This is where wastewater is treated to drinking water standards and then recharged into our groundwater supplies. The water then stays in our aquifers where it’s naturally filtered until needed. If that’s a shock to you, then here’s a thought: the amount of water on earth never actually changes, so all water is already naturally recycled in some way. The water you drink now is the same water dinosaurs drank!

The great thing about this process is it doesn’t rely on rainfall and has the potential to recycle large volumes of water naturally and sustainably.

Want to know how it works? Read up on the innovative groundwater replenishment process.

Water recycling

When water goes down the drain, it isn’t wasted. We either recycle the precious resource for other uses or it naturally enters the water cycle all over again.

Here are just a few of the ways we’re giving new life to water:

  • We supply recycled water for industry and business. The Kwinana Water Recycling Plant has been supplying high quality recycled water to the nearby industrial area since 2004 which has reduced scheme water use by 50 per cent in the area.
  • We recycle water for public open spaces. We’re involved in approximately 50 water recycling schemes across WA to irrigate parks, gardens, golf courses, sports grounds and other open spaces.

Want to know more? Read up on all the ways we’re recycling water.

Water for Councils

Waterwise Council Program

Through our Waterwise Council Program, we’ve been supporting councils to implement innovative water efficiency initiatives to create liveable and resilient communities.

Since 2009, over 80 per cent of metro councils have been participating in the program, spreading the message to over 1.6 million of Perth’s residents.

Check out some of the work done by local councils to build waterwise communities for you and your family to enjoy.

City of Subiaco

City of Subiaco redesigned their Mabel Talbot Reserve to include over 7,000 beautiful native plants, which thrive in our climate. An added benefit is carbon emissions and fertiliser use has been reduced, improving biodiversity in the park. But best of all, a 15 per cent reduction in the council’s scheme water use has been achieved.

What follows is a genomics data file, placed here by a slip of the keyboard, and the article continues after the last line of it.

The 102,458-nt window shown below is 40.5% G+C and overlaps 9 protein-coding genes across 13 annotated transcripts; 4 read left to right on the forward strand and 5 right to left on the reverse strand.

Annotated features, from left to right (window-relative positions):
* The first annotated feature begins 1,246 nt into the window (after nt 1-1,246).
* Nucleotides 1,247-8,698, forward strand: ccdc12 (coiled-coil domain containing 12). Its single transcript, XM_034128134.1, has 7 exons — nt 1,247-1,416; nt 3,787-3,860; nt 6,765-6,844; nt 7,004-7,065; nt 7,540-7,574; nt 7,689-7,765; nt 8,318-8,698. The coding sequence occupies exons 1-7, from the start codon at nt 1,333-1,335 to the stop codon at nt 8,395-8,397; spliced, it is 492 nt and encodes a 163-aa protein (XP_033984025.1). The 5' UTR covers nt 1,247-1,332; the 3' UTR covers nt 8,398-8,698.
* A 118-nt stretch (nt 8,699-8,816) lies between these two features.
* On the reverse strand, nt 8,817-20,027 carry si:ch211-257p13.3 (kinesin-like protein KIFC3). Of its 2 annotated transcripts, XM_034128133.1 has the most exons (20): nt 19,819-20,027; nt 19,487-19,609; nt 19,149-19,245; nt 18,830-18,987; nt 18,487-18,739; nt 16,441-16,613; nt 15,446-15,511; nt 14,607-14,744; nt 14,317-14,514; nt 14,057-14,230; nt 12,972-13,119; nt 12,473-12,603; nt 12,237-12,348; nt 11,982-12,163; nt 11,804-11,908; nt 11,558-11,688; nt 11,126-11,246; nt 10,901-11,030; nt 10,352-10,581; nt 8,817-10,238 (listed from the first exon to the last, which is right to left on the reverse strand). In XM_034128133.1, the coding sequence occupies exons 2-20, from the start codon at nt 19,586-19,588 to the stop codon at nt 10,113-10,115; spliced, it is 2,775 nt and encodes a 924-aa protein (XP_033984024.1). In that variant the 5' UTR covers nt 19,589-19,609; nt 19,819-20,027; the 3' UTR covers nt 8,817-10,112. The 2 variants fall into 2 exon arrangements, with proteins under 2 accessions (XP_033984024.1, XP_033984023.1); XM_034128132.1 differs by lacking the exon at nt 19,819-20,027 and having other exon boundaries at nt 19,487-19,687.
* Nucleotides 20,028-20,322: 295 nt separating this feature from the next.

City of Bayswater

City of Bayswater has a smart way of keeping their 190 parks, ovals and greenspaces functional and waterwise at the same time. They use a centralised irrigation system that automatically switches off when rain is forecast – clever!

City of Canning

City of Canning is a place you can really be proud of – even if Mayor, Paul Ng does say so himself. Their facilities have implemented a range of water saving initiatives which has saved them millions of litres of water. Cannington Leisureplex, for example, use timed showers, innovative water filters and greywater recycling just to name a few.

City of Mandurah

Residents within City of Mandurah are all doing their bit to save water. Many have committed to giving their verges a waterwise makeover, replacing the existing landscaping with waterwise plants and mulch. The community have also made stencils and painted the message ‘this drains into our waterways’ across numerous stormwater drains throughout the town, as part of their Blue Crab Program. City of Mandurah also use recycled water to irrigate many public open spaces.

Water for community

Orange Sky

A shower, a clean and warm set of clothes, a friendly chat. They’re all simple things, but for the 9,500 people in WA experiencing homelessness, they’re sadly a luxury. Luckily, Orange Sky is here to help.

Orange Sky is a national charity using specially designed vans to give a free shower and laundry service to people doing it tough in Perth. WA’s first combined laundry and shower van called Lottie, is now operating in Perth, supported by Water Corporation and Lotterywest.

This initiative is a fantastic example of how precious water really is – even a small amount can make a truly enormous difference.



Saving water is everyone’s business.

That’s why as part of our Waterwise Business Program, we’re working with over 316 business customers to reduce their water use through initiatives like water recycling, improved water efficiency and water-saving technology.

Businesses using more than 20,000kL of scheme a year are required to submit a Water Efficiency Management Plan detailing targets to improve efficiency and planned water-saving actions and initiatives. They also need to provide annual progress reports so we can track them against their targets.

The program has helped businesses save over 83 billion litres of water so far!

If you want to know what businesses are involved, read our Business Case Studies.